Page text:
Complaint Process and Possible Outcomes

Initial Assessment & Decision

We will review your complaint to decide how it should be handled. We will investigate a complaint if, on its face, it raises a concern of:

  • incompetence;
  • professional misconduct;
  • conduct unbecoming a lawyer in his or her practice of law.

We may decide that the complaint is not appropriate for investigation.  In that case, you and the lawyer will receive a letter of explanation. The lawyer will also receive a copy of your complaint.

Informal Resolution

We may try to resolve the matter informally between you and the lawyer, usually by telephone.  If your concern is resolved, you and your lawyer both will receive a letter confirming the result.  If it is not resolved, or more serious problems are discovered, we may investigate further.

Investigation — Staff Resolution

We may decide to investigate, in which case we will send a copy of the complaint to the lawyer.  The lawyer must respond in writing, usually within 14 days.  In most cases, you will receive a copy of the lawyer’s response.

We may contact you for further information either, in writing, by telephone, or by arranging an interview.

Following the investigation, we may dismiss the complaint, send a letter to the lawyer with recommendations for the improvement of the lawyer’s practice, or send a letter reminding the lawyer of his or her ethical obligations.

Most complaints (over 80%) are resolved by staff lawyers in one of the methods described above.

Appealing a Decision

If you disagree with the staff lawyer’s decision regarding your complaint, in most cases you can request, within 60 days, that the complaint and decision be reviewed by the Complaints Review Commissioner. The Complaints Review Commissioner is an independent decision maker who is not a lawyer.

The Complaints Review Commissioner will review the file and can either agree with and uphold the staff lawyer’s decision, or send the matter back to the Law Society.  In the case of a staff lawyer’s dismissal without an investigation, the Complaints Review Commissioner can direct the Law Society to investigate the complaint.  In the case of a staff lawyer’s disposition following an investigation, the Complaints Review Commissioner can direct that the Complaints Investigation Committee review the complaint.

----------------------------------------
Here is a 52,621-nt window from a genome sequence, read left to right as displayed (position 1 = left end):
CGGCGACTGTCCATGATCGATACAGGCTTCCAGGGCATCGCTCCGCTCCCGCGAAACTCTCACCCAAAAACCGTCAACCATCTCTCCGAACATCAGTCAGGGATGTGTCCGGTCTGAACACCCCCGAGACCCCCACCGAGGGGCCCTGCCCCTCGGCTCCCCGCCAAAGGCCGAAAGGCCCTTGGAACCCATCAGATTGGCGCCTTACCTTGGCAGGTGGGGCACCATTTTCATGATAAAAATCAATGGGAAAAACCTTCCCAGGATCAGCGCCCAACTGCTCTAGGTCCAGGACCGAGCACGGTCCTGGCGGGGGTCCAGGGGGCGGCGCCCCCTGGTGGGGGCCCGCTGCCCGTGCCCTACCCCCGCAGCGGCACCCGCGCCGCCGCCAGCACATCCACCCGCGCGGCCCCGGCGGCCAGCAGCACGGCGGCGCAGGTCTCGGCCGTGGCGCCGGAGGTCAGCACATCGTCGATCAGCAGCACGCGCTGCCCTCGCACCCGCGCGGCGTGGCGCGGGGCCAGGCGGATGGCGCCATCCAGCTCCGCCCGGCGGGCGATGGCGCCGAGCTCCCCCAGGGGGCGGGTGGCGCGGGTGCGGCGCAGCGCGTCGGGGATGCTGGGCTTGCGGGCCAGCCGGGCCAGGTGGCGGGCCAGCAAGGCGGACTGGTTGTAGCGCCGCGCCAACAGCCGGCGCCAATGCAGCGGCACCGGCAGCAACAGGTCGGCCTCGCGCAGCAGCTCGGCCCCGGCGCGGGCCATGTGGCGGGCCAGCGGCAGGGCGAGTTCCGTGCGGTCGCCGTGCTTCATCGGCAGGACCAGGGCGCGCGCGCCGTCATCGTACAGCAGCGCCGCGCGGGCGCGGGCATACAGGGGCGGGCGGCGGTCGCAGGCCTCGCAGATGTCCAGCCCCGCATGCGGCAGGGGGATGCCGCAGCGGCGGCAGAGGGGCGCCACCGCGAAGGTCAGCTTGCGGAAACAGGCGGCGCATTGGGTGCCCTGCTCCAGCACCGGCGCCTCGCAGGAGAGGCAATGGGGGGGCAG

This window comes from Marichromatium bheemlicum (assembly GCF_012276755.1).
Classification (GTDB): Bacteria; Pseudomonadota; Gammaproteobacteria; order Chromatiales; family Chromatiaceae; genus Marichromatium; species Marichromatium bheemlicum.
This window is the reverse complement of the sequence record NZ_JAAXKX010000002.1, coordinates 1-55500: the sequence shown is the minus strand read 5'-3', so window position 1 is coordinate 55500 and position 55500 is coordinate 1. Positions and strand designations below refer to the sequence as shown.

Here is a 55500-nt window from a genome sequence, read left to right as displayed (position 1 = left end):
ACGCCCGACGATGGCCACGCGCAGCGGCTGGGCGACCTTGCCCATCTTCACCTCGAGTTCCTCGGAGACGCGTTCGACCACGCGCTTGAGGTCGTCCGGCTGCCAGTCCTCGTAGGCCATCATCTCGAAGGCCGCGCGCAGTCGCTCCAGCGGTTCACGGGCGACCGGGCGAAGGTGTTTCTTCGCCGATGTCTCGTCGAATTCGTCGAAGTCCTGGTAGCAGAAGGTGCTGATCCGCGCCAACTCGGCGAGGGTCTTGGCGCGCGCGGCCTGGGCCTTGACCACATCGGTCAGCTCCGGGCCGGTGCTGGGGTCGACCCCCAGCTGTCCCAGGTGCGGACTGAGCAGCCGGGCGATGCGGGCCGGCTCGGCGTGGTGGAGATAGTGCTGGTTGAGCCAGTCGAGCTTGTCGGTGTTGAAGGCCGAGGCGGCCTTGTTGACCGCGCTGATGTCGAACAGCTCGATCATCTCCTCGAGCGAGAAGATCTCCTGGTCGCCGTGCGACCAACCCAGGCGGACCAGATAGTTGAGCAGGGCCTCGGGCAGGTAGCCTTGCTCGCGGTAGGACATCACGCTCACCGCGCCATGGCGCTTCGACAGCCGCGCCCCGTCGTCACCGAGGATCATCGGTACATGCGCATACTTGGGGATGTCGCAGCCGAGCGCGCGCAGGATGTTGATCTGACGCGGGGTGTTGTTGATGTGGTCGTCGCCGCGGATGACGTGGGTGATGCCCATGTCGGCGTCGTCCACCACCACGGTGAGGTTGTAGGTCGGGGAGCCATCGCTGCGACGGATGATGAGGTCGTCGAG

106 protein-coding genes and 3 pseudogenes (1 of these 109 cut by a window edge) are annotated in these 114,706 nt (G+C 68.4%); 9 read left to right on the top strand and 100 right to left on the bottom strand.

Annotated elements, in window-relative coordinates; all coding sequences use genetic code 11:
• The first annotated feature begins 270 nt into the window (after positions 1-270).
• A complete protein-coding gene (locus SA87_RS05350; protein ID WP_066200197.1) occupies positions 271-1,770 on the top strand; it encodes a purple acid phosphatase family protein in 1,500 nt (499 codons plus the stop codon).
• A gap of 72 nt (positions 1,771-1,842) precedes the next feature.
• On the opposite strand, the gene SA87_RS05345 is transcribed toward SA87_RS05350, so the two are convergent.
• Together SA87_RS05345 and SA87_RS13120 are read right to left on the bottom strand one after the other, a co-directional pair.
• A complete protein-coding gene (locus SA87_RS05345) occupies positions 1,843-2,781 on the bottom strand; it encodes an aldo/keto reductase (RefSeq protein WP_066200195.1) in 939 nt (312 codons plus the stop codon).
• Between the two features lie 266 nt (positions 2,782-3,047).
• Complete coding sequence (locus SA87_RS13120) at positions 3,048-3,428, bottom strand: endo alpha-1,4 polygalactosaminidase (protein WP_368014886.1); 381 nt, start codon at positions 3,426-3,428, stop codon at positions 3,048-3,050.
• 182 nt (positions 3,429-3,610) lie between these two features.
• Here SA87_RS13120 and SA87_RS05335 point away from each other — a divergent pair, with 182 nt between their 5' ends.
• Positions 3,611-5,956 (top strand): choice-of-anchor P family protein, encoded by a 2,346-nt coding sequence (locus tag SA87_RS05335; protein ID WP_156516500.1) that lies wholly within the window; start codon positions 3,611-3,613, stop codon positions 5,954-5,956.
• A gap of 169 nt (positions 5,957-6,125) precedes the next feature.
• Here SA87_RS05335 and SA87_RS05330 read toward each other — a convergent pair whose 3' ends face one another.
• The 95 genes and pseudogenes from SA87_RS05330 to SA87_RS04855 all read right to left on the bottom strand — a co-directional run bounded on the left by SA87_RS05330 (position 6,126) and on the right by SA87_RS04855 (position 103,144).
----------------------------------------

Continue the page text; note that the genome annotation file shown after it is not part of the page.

Requests for review by the Complaints Review Commissioner may be sent by email to complaints.commissioner@gmail.com or by regular mail to:

Complaints Review Commissioner
P.O. Box 2234
Winnipeg, Manitoba
R3C 3R5

Discipline Hearings

Where the concerns are very serious, the Complaints Investigation Committee can charge the lawyer with professional misconduct, incompetence or conduct unbecoming. A panel of the Discipline Committee, consisting of two lawyers and a public representative will hold a discipline hearing. A discipline hearing is a public hearing, which is similar to a trial. Evidence, including witness testimony, is presented to the panel at the hearing. At the end of the hearing, if the Discipline panel finds that the charges against the lawyer have been proven, it can:

  • reprimand the lawyer;
  • fine the lawyer;
  • impose conditions of practice on the lawyer;
  • suspend the lawyer; or
  • disbar the lawyer.

We then inform the complainant of the decision, in writing, of the decision and publish the decision on our website. If the lawyer is suspended or disbarred, we issue a public notice.

A schedule of upcoming hearing dates can be found here.

The complaint process cannot give you a refund, or a reduction of fees or compensation. However, where there is negligence or theft on the lawyer’s part, you may be eligible for compensation. For information see Can I Seek Compensation?